Steven Doran, Audit Associate


Steven Doran

Audit Associate

National Audit Office (NAO)

What made you apply to the National Audit Office?

I wanted to train as an accountant alongside a knowledgeable, diverse, and professional team. I wanted to move to London for its cultural and social life. I also hoped getting to do that while learning about how money is used to make the country function would be fascinating. (I can confirm… it is.)

Which part of the assessment process did you find easiest/hardest?

The interview was great. I believed the interviewer – who is now a colleague – was genuinely interested to learn about me: it was respectful, professional, and positive, and set me up to respond with confidence, like we were having a conversation.

The hardest was certainly presenting on a case study while a member of NAO staff played the role of a senior client. Summarising a case study under time pressure is difficult – you must quickly decide what information is relevant, consider its impacts, and make concise notes for presenting. Doing so when faced by a person who is ready to challenge and disagree is more difficult. Fortunately, that kind of challenging scenario is unlikely to come at work, especially as a trainee.

What 3 tips do you have for students that are applying to the National Audit Office?

Understand what the job involves. What work is involved in an audit? What is involved in becoming a chartered accountant? If you know about this, you’re making a better-informed decision and will be able to answer questions like ‘Why does this opportunity appeal to you?’ or ‘What qualities do you think are important for an auditor?’

You should also have an idea about what makes you good. Do you see projects through to the end? How do you make the people around you feel good? Are you resilient when faced with unfamiliar problems or happy studying for exams? The organisation is recruiting trainees – use what you have already achieved to give you confidence and be ready to learn the rest.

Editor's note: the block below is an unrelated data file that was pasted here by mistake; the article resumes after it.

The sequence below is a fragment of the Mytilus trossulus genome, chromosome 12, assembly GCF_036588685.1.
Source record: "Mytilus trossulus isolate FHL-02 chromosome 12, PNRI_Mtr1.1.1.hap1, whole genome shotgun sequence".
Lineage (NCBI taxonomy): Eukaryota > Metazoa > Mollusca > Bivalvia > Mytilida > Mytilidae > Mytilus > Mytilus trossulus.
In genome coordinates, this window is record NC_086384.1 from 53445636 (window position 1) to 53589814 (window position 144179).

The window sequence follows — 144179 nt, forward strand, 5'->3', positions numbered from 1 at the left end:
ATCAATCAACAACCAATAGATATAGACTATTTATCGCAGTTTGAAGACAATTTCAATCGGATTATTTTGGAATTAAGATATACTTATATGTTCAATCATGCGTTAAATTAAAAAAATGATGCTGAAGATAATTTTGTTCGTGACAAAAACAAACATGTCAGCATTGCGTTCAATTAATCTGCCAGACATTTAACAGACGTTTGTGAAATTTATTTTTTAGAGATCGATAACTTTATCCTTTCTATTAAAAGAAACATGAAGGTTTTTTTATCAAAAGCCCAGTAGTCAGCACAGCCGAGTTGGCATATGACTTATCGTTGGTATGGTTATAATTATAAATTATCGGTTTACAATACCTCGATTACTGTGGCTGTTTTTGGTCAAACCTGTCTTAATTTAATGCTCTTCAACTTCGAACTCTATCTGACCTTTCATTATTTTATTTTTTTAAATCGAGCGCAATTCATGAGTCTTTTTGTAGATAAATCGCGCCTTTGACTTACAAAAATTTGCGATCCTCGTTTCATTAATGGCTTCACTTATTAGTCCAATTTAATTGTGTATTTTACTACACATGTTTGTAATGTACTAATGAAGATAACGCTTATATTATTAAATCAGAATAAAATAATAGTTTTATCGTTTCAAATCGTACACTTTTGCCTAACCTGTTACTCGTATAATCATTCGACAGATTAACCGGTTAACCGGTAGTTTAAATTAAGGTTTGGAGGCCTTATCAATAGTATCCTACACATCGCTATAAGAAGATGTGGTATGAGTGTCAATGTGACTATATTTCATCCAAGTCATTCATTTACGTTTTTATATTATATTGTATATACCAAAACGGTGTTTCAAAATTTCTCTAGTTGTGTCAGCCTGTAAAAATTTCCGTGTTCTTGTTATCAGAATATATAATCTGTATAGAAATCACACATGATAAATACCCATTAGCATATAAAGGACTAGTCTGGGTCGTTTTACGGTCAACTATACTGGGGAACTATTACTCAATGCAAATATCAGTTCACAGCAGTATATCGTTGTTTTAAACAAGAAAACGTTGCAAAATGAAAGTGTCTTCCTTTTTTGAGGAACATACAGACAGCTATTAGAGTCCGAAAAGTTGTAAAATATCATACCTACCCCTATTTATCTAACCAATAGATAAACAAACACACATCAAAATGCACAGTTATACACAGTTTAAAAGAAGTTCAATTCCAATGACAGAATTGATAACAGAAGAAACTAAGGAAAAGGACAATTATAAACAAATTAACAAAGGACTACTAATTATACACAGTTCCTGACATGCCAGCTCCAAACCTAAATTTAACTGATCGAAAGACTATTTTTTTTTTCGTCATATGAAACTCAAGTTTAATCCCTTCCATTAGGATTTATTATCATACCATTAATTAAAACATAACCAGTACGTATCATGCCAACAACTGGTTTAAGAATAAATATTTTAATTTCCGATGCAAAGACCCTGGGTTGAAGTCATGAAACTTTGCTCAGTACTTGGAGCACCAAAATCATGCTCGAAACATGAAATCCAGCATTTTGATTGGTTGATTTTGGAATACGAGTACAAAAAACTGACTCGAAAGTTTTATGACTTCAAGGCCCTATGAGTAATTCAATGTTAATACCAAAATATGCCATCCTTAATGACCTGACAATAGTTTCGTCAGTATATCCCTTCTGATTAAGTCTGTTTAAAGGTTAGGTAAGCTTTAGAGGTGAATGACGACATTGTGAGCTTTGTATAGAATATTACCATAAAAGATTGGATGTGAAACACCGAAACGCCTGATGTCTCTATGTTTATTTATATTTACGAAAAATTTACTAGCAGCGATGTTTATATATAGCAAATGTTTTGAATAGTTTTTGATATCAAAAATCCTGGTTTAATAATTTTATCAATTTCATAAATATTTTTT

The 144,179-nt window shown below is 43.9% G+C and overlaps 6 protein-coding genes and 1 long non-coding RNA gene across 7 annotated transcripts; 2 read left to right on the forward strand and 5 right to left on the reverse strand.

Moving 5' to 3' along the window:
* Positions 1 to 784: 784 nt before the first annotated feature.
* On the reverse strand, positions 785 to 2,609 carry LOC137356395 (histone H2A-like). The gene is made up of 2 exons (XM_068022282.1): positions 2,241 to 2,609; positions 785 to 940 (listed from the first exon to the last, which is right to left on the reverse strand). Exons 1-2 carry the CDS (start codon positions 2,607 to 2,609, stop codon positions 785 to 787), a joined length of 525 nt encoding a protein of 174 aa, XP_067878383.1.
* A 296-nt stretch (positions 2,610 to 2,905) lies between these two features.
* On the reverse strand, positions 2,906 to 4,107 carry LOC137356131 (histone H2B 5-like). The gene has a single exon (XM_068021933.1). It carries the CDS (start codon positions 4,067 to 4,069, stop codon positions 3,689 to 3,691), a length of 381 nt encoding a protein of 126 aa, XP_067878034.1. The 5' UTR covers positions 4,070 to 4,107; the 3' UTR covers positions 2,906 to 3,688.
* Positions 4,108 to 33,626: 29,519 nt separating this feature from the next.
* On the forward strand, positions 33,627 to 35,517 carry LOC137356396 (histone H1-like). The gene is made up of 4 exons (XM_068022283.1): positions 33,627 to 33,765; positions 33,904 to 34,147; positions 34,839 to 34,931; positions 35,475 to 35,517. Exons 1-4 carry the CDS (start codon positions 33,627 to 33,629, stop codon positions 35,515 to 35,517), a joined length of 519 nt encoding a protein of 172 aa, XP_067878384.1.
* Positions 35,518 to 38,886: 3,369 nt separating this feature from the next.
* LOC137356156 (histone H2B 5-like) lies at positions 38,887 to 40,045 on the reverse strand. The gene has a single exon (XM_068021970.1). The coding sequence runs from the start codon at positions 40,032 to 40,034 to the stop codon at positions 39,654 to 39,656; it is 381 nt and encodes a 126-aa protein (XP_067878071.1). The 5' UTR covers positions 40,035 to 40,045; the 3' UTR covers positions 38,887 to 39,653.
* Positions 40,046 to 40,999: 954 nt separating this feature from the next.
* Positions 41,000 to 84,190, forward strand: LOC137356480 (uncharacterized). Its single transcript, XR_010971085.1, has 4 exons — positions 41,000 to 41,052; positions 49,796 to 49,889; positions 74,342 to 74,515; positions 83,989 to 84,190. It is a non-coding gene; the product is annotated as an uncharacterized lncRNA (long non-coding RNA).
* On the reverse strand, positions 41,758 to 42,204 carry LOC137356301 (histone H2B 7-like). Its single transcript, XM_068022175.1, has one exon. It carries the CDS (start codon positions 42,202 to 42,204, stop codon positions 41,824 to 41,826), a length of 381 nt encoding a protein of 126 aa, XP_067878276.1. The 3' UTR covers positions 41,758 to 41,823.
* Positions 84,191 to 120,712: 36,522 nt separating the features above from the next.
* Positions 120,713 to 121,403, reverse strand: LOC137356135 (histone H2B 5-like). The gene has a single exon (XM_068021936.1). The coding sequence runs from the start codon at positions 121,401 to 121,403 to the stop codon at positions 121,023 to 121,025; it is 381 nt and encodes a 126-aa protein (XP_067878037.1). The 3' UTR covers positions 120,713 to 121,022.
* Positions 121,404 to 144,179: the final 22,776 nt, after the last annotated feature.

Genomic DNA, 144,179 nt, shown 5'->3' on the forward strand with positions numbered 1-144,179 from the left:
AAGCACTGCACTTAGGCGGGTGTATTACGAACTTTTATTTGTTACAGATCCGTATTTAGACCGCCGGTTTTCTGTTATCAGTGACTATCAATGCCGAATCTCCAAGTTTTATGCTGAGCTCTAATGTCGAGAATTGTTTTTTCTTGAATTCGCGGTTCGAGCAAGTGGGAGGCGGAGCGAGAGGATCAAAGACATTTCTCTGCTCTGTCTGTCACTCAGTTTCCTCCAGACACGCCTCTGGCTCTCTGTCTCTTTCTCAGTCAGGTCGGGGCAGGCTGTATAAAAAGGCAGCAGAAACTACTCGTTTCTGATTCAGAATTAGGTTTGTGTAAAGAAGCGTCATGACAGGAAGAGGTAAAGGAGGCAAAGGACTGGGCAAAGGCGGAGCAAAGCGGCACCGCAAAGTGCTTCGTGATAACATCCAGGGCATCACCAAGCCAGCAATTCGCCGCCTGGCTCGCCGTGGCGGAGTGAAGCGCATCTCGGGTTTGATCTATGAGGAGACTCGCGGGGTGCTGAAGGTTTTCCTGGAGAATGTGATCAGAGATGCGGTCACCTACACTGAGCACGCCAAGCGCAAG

What do you love about working in London?

London is an incredible city. You can’t escape its history, its global significance, and its immense size. For a curious person, it is constantly interesting.

What does your work day typically look like/involve?

Audits are carefully planned, which means there are clear tasks to get done – often involving writing notes, summarising data from tables, or testing samples. In addition to audit work, I am active in the NAO’s LGBTQ network, helping organise events and influence staff policy to make the organisation more safe, diverse, and inclusive. I also ran a staff choir for Christmas, and enjoy contributing to the NAO’s in-house, staff-made magazine.

What new skills have you picked up since joining?

Asking questions to learn and to make sure work is completed in line with expectations. It’s not always easy to admit there is something you do not know or understand, but the ability to do so is powerful – there’s such a wealth of knowledge in the organisation that you can find out about anything.

What do you do outside of work and study to relax?

I write a blog and I am a pianist. Last year I gave a piano recital in London, which I practised for using a piano at the NAO office. I also write a blog about culture and books. That involves lots of reading, visiting libraries, seeing art, and attending performances – London is a great place to do that.

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